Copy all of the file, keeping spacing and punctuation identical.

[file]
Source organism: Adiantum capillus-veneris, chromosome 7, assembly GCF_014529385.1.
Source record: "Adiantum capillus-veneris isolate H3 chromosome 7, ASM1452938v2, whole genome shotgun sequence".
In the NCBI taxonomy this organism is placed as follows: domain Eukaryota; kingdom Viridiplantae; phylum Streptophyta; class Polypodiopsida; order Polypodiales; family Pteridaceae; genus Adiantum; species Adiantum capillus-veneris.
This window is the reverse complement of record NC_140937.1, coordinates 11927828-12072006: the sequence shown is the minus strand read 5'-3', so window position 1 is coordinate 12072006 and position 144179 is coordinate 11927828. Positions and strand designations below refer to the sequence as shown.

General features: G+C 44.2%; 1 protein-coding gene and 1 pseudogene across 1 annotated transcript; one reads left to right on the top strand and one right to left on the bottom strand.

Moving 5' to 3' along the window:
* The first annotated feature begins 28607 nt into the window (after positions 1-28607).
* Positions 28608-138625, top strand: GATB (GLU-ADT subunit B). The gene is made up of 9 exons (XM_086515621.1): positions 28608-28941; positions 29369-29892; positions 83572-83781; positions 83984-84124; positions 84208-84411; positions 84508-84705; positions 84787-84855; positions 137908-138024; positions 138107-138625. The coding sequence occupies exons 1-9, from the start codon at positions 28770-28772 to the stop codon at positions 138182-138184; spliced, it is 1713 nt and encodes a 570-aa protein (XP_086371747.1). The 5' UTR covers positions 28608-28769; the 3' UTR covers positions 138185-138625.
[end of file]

Source organism: Adiantum capillus-veneris, chromosome 7, assembly GCF_014529385.1.
Source record: "Adiantum capillus-veneris isolate H3 chromosome 7, ASM1452938v2, whole genome shotgun sequence".
In the NCBI taxonomy this organism is placed as follows: domain Eukaryota; kingdom Viridiplantae; phylum Streptophyta; class Polypodiopsida; order Polypodiales; family Pteridaceae; genus Adiantum; species Adiantum capillus-veneris.
This window is the reverse complement of record NC_140937.1, coordinates 11927828-12072006: the sequence shown is the minus strand read 5'-3', so window position 1 is coordinate 12072006 and position 144179 is coordinate 11927828. Positions and strand designations below refer to the sequence as shown.

General features: G+C 44.2%; 1 protein-coding gene and 1 pseudogene across 1 annotated transcript; one reads left to right on the top strand and one right to left on the bottom strand.

Moving 5' to 3' along the window:
* The first annotated feature begins 28607 nt into the window (after positions 1-28607).
* Positions 28608-138625, top strand: GATB (GLU-ADT subunit B). The gene is made up of 9 exons (XM_086515621.1): positions 28608-28941; positions 29369-29892; positions 83572-83781; positions 83984-84124; positions 84208-84411; positions 84508-84705; positions 84787-84855; positions 137908-138024; positions 138107-138625. The coding sequence occupies exons 1-9, from the start codon at positions 28770-28772 to the stop codon at positions 138182-138184; spliced, it is 1713 nt and encodes a 570-aa protein (XP_086371747.1). The 5' UTR covers positions 28608-28769; the 3' UTR covers positions 138185-138625.